But wait though… if the internet company can see all of that, is it a violation of my mother-in-law’s rights? We are in the information/digital/media/internet age, after all. Most of us are pretty aware that our internet use can be tracked, if for no other reason than you can’t even look for a warehouse-sized container of toilet paper on Amazon without suddenly seeing rolls of white, bears wiping their butts, and women knitting TP all over your screen. We can’t really call our internet use “intellectual property” although I tried REALLY hard to rationalize it so we could say it was protected by law. It could be argued that internet service providers (ISPs) have a right to see how their service is being used. If you loaned something to a neighbor, you would want to know where they were going with it and when they will give it back. The same is true for these companies.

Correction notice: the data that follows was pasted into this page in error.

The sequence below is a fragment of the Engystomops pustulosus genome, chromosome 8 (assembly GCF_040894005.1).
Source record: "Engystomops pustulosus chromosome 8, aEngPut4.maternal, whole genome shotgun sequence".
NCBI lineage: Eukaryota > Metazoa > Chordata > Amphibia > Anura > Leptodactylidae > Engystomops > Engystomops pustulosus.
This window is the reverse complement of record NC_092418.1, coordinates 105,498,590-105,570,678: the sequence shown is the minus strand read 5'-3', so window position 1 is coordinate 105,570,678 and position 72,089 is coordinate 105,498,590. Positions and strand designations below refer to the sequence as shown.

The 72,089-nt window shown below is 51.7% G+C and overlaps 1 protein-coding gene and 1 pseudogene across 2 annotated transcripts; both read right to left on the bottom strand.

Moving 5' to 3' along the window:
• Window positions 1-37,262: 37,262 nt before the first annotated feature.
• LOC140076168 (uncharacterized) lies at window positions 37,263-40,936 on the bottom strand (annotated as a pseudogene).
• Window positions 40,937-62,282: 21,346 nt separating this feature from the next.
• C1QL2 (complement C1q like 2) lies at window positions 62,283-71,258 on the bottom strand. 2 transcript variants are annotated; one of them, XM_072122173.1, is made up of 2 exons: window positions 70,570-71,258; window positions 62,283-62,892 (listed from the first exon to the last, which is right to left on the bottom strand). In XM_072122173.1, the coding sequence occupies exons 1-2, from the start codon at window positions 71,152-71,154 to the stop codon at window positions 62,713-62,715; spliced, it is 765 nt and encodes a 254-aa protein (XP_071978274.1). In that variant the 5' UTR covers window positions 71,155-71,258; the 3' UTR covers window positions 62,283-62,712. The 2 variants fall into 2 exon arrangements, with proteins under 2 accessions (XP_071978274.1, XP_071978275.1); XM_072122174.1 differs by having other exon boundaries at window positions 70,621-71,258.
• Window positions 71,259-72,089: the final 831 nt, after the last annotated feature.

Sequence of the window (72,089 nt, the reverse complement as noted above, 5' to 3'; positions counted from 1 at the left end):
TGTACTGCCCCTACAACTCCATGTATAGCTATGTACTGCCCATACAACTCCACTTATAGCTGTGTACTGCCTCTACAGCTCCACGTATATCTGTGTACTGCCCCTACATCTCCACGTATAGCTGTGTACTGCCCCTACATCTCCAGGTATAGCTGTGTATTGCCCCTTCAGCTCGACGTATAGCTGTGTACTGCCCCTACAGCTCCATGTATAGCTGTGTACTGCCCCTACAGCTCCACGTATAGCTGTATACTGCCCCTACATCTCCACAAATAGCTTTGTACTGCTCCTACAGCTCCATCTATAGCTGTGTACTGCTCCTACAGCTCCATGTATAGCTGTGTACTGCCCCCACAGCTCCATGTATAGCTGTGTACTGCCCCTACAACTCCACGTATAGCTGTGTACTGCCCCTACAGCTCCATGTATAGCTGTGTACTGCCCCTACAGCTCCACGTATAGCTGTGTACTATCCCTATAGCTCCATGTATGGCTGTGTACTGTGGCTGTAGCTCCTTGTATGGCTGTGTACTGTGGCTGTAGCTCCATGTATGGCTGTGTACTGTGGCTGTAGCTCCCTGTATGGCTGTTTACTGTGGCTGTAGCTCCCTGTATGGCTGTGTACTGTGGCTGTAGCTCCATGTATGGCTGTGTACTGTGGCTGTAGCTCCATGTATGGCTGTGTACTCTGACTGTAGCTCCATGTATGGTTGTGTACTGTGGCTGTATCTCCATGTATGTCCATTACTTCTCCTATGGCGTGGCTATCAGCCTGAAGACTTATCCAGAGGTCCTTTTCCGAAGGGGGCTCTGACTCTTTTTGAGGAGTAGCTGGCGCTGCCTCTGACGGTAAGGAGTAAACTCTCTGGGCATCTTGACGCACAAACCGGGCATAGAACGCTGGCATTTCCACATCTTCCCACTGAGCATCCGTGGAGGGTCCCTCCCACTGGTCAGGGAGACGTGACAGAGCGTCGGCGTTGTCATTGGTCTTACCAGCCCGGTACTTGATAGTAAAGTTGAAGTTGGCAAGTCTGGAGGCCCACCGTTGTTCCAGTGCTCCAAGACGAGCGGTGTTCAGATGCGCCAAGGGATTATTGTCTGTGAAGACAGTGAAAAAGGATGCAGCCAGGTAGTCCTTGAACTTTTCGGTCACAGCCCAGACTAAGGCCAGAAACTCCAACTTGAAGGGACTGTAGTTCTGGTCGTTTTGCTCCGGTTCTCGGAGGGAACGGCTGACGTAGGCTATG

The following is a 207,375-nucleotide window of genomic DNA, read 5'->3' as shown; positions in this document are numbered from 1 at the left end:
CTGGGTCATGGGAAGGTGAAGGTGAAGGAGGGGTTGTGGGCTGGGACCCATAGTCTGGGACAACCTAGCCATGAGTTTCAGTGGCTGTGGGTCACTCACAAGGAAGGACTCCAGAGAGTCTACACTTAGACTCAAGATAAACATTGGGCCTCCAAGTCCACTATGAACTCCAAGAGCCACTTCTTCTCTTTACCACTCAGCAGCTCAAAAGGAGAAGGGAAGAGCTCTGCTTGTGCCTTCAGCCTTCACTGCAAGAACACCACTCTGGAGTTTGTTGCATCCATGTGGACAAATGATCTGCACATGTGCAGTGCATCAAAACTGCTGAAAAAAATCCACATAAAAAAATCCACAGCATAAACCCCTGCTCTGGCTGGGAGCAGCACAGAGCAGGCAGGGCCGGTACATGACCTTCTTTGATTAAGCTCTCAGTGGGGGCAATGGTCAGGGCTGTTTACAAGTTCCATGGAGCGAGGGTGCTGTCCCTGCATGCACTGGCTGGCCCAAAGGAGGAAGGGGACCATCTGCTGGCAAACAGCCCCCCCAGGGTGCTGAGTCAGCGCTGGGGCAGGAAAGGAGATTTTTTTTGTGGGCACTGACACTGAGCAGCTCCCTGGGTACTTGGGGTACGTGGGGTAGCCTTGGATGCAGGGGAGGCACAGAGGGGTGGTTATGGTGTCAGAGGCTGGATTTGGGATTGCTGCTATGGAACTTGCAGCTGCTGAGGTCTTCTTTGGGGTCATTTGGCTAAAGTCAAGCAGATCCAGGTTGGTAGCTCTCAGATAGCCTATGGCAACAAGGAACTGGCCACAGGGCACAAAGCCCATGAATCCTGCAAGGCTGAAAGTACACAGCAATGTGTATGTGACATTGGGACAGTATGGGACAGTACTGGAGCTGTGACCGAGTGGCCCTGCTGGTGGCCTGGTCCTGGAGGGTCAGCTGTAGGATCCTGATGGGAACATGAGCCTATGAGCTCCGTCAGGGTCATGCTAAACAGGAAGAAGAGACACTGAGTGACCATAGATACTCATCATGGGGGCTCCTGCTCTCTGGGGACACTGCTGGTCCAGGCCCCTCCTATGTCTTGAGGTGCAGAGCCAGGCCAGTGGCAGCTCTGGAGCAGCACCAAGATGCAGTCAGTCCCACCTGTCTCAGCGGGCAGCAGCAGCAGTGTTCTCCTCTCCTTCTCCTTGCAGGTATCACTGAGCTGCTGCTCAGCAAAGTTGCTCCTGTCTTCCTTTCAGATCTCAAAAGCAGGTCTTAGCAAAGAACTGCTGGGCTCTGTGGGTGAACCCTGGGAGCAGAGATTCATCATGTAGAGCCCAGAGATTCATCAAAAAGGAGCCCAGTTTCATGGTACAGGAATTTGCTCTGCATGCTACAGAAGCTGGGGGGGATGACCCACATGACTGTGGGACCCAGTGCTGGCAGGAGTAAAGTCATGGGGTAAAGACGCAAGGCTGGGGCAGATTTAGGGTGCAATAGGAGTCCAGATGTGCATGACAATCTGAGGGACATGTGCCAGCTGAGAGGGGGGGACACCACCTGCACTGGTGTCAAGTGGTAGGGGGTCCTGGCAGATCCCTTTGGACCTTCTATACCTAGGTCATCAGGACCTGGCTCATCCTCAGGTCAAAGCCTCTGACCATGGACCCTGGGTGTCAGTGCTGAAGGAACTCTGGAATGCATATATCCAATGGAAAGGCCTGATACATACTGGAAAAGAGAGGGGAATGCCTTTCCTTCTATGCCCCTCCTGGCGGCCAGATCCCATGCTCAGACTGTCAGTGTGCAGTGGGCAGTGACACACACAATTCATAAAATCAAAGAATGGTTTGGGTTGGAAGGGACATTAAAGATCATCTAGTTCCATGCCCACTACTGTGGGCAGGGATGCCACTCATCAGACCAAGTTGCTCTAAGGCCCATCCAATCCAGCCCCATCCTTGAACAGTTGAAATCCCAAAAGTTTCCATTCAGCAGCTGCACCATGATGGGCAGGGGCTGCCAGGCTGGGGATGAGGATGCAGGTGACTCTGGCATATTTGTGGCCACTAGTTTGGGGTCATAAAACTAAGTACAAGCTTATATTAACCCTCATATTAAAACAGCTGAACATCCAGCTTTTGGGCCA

That being said, is it okay for companies to sell the information of our hard internet-surfing work? It is a by-product of our own time and can say a lot about us; everything from political opinions to financial information can be gathered. The House and Senate have passed a bill that will revoke a rule passed in the last few months of the Obama administrations which prohibits service providers from selling the information they collect from you. This does NOT apply to Google, Facebook, Yahoo, Bing, etc. Let’s acknowledge that if they can sell our information, it is unfair to keep the service providers from doing it. The rule which will no longer be in effect wasn’t even in effect yet, so I suppose you could say we haven’t gained or lost anything.